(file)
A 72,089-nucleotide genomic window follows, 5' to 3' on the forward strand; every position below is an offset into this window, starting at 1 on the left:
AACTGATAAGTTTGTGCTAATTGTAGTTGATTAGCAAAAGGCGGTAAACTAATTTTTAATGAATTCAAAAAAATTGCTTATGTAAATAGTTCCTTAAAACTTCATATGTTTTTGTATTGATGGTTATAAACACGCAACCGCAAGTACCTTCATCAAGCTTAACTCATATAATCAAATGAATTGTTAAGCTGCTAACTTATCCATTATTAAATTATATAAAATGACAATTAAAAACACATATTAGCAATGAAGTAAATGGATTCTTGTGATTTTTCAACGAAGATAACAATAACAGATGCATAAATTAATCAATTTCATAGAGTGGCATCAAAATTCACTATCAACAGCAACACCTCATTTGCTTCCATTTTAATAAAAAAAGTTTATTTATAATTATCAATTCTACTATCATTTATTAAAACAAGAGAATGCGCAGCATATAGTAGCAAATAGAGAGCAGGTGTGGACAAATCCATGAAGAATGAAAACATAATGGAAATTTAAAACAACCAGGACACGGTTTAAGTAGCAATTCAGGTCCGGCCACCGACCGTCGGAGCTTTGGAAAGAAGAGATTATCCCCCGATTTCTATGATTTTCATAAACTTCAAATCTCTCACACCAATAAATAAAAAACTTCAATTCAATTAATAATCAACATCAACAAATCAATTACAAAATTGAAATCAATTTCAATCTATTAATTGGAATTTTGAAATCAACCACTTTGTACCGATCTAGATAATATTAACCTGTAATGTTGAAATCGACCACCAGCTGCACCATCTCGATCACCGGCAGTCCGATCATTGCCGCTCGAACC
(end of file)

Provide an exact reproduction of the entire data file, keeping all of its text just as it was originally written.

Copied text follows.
A 72,089-nucleotide genomic window follows, 5' to 3' on the forward strand; every position below is an offset into this window, starting at 1 on the left:
AACTGATAAGTTTGTGCTAATTGTAGTTGATTAGCAAAAGGCGGTAAACTAATTTTTAATGAATTCAAAAAAATTGCTTATGTAAATAGTTCCTTAAAACTTCATATGTTTTTGTATTGATGGTTATAAACACGCAACCGCAAGTACCTTCATCAAGCTTAACTCATATAATCAAATGAATTGTTAAGCTGCTAACTTATCCATTATTAAATTATATAAAATGACAATTAAAAACACATATTAGCAATGAAGTAAATGGATTCTTGTGATTTTTCAACGAAGATAACAATAACAGATGCATAAATTAATCAATTTCATAGAGTGGCATCAAAATTCACTATCAACAGCAACACCTCATTTGCTTCCATTTTAATAAAAAAAGTTTATTTATAATTATCAATTCTACTATCATTTATTAAAACAAGAGAATGCGCAGCATATAGTAGCAAATAGAGAGCAGGTGTGGACAAATCCATGAAGAATGAAAACATAATGGAAATTTAAAACAACCAGGACACGGTTTAAGTAGCAATTCAGGTCCGGCCACCGACCGTCGGAGCTTTGGAAAGAAGAGATTATCCCCCGATTTCTATGATTTTCATAAACTTCAAATCTCTCACACCAATAAATAAAAAACTTCAATTCAATTAATAATCAACATCAACAAATCAATTACAAAATTGAAATCAATTTCAATCTATTAATTGGAATTTTGAAATCAACCACTTTGTACCGATCTAGATAATATTAACCTGTAATGTTGAAATCGACCACCAGCTGCACCATCTCGATCACCGGCAGTCCGATCATTGCCGCTCGAACC